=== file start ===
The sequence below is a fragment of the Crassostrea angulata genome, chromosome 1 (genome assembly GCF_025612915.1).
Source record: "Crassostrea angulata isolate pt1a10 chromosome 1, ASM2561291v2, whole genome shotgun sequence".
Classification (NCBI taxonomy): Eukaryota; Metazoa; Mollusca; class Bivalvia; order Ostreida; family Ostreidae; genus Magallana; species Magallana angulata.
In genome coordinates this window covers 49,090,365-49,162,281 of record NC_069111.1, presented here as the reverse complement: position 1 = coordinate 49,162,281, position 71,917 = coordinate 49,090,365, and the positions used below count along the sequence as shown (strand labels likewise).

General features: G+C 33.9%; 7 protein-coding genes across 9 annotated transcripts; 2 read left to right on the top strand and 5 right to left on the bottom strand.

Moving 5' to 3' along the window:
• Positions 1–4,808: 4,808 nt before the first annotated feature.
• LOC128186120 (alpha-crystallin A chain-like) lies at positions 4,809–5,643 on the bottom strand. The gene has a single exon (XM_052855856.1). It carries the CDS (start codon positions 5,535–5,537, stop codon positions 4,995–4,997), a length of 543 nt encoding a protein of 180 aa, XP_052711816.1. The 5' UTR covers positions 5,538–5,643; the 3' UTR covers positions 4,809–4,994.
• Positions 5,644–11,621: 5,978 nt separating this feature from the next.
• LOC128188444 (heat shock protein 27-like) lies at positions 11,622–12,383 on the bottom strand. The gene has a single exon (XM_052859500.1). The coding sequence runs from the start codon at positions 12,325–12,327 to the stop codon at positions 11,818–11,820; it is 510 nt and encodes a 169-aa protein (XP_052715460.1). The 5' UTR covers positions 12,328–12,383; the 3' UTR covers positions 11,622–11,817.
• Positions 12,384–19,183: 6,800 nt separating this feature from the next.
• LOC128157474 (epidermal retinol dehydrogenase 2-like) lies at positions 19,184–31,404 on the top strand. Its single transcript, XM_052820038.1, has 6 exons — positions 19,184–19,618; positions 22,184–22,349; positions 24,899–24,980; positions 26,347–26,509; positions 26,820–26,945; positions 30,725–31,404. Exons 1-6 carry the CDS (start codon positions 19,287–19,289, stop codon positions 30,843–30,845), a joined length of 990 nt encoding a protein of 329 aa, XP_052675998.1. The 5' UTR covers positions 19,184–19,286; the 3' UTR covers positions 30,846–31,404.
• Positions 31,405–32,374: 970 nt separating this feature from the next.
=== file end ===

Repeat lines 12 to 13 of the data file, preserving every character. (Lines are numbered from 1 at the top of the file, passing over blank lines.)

• LOC128157474 (epidermal retinol dehydrogenase 2-like) lies at positions 19,184–31,404 on the top strand. Its single transcript, XM_052820038.1, has 6 exons — positions 19,184–19,618; positions 22,184–22,349; positions 24,899–24,980; positions 26,347–26,509; positions 26,820–26,945; positions 30,725–31,404. Exons 1-6 carry the CDS (start codon positions 19,287–19,289, stop codon positions 30,843–30,845), a joined length of 990 nt encoding a protein of 329 aa, XP_052675998.1. The 5' UTR covers positions 19,184–19,286; the 3' UTR covers positions 30,846–31,404.
• Positions 31,405–32,374: 970 nt separating this feature from the next.